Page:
The Herald Sport is holding a tournament bracket to find the best board game of all time. Vote below in the Round of 16 matchups and stay tuned to nzherald.co.nz/sport throughout the next few weeks as the tournament progresses based on your votes.
It's week two of lockdown. You're staring blankly into space, trying to kill time as your flatmate blabbers on about the pandemic. All you want to do is forget about the world and play or watch some sport. But you're a good, responsible citizen and trying to do your part by staying inside.
There's only one way to shut up your bubble buddies while exercising your naturally competitive urges. It's time to rummage through the board game cupboard.
The first ever board game is thought to be an Iranian game called Senet, found in Predynastic and First Dynasty burials of Egypt around 3000 BC. Since then, humanity has engaged in battles of strategy, creativity and chance – all in the name of fun, or for me, complete and utter domination of my friends and family.
But what is the best board game of them all? That's the monumental and incredibly important task I've been left with in these uncertain times.
Without further ado, here are the top 16 board games that will be up for debate: based on a combination of popularity, quality, and the all-important fun factor.
Vote in the matchups below.
Introducing the top 16
The board games are separated into two conferences – named after board game tycoons the Parker Brothers – and seeded based on a complex scientific formula (my opinion) and general popularity and ubiquity.
George Parker conference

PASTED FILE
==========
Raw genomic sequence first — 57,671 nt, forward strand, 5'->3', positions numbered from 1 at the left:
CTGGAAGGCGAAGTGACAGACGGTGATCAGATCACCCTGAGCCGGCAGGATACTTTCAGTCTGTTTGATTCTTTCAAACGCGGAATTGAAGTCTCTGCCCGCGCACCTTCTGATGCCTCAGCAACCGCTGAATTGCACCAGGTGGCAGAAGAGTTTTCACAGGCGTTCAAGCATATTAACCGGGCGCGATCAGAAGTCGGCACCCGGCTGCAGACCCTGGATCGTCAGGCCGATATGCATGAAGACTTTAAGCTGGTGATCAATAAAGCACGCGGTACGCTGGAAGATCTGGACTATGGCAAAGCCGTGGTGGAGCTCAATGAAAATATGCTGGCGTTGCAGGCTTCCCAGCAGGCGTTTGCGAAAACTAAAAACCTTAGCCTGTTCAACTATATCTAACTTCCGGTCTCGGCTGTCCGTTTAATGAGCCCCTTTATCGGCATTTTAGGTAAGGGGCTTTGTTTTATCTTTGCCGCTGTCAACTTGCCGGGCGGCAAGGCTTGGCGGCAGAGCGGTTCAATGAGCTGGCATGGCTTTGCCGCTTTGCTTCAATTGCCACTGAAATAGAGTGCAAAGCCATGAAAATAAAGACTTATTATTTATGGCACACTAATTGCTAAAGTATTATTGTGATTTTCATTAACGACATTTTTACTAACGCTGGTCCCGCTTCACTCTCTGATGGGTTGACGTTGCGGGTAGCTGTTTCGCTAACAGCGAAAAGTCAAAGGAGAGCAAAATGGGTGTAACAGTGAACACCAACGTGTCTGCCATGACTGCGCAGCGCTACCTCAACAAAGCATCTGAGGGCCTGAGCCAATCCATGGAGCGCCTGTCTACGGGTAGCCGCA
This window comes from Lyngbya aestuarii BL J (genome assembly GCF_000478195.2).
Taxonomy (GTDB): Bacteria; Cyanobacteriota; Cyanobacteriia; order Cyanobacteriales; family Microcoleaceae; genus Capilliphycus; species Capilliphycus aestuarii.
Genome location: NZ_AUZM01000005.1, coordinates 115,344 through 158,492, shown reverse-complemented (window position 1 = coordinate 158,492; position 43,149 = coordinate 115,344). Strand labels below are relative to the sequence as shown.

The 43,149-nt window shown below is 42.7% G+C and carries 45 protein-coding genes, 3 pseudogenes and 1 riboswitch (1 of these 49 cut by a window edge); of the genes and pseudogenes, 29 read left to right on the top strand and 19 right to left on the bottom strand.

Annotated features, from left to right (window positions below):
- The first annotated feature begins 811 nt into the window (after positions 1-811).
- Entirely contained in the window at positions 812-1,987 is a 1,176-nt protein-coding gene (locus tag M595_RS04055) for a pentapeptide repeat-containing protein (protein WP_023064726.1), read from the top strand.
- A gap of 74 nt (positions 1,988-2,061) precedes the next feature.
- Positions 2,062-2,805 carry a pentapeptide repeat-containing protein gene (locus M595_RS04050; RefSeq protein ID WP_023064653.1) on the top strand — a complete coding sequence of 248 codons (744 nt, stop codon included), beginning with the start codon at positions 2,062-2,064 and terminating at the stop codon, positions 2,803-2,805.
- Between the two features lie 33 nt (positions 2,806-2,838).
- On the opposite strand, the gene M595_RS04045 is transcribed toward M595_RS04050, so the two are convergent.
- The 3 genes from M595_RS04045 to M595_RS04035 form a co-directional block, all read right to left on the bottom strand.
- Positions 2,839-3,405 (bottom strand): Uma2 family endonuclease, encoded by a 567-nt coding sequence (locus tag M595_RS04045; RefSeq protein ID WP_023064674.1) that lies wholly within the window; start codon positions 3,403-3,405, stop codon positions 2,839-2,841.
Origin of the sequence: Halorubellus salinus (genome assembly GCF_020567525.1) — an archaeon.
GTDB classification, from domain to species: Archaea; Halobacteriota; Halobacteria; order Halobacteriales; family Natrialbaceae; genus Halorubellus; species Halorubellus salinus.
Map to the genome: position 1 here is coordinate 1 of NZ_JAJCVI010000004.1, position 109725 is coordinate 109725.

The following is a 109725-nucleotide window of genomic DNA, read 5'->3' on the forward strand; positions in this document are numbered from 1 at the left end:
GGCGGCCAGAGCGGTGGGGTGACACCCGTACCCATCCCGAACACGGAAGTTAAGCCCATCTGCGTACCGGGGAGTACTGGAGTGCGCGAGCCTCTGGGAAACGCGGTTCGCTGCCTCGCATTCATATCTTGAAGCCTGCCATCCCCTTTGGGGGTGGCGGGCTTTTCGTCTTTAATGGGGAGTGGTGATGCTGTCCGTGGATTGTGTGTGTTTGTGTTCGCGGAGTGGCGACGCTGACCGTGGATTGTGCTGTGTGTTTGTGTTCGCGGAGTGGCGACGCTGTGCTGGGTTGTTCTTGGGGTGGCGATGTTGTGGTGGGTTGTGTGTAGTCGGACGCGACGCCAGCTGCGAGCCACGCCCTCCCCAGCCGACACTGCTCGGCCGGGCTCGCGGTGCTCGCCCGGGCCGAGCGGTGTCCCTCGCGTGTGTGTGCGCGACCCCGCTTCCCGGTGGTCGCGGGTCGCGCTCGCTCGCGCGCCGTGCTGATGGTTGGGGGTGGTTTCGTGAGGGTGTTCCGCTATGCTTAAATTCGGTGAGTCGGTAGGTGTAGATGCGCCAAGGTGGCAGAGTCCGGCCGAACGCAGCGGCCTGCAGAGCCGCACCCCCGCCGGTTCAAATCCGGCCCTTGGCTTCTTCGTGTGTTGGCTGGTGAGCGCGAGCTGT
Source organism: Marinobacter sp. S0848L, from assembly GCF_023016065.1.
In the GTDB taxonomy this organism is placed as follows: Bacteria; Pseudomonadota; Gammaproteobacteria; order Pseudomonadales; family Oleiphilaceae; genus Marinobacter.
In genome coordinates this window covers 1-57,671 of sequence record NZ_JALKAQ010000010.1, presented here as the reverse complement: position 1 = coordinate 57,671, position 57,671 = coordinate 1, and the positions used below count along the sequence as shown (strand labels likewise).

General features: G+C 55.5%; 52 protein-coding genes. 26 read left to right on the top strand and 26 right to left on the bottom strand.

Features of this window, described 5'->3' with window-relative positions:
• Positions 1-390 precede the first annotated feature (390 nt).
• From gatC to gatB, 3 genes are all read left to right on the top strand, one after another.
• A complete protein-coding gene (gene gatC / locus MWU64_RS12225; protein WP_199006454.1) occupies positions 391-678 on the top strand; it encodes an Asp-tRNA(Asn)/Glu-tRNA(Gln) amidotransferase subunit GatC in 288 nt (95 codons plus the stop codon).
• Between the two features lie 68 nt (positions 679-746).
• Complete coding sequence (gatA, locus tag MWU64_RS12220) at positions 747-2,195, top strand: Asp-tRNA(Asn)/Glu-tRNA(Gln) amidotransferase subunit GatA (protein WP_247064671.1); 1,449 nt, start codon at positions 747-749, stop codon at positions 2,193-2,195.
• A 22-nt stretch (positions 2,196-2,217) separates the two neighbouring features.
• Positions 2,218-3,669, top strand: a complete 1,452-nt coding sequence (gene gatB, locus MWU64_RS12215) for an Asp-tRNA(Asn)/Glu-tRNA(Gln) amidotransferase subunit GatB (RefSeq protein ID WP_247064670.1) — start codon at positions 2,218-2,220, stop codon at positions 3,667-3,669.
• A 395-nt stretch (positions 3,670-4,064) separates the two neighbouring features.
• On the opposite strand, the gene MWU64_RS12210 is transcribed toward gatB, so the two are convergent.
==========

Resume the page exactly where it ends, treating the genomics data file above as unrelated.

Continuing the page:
Monopoly – aka Jeff Bezos' Amazon: The game – is the godfather of board games, a staple in the diets of every budding young capitalist around the world. Every household has it, everyone has played it. Everyone knows the heartbreak of seeing someone land on your hotel property while being in jail.
Game explainer: Players roll two dice to move around the game board while buying and trading properties and developing them into houses and hotels, with the ultimate goal of collecting rent from opponents and driving them into bankruptcy.
Risk, in this humble writer's opinion, is the most fun out of all the board games: the heart-racing thrill of the dice battles, the intricate strategy, the relationship-testing alliances, the only way most of us know where Madagascar is on the world map.
Game explainer: Players attempt to occupy every territory on a political map of Earth (42 territories divided into six continents). Each player has territories and army playing pieces and battle for territories from other players, with results determined by dice rolls.
Colonel Mustard till I die – in the billiard room with a lead pipe.
Game explainer: A murder mystery game where players attempt to determine who murdered the game's victim, where the crime took place, and which weapon was used. Each player assumes the role of one of the suspects and moves around the game board to collect clues and the circumstances of the murder from other players.
4. The Game of Life (Life)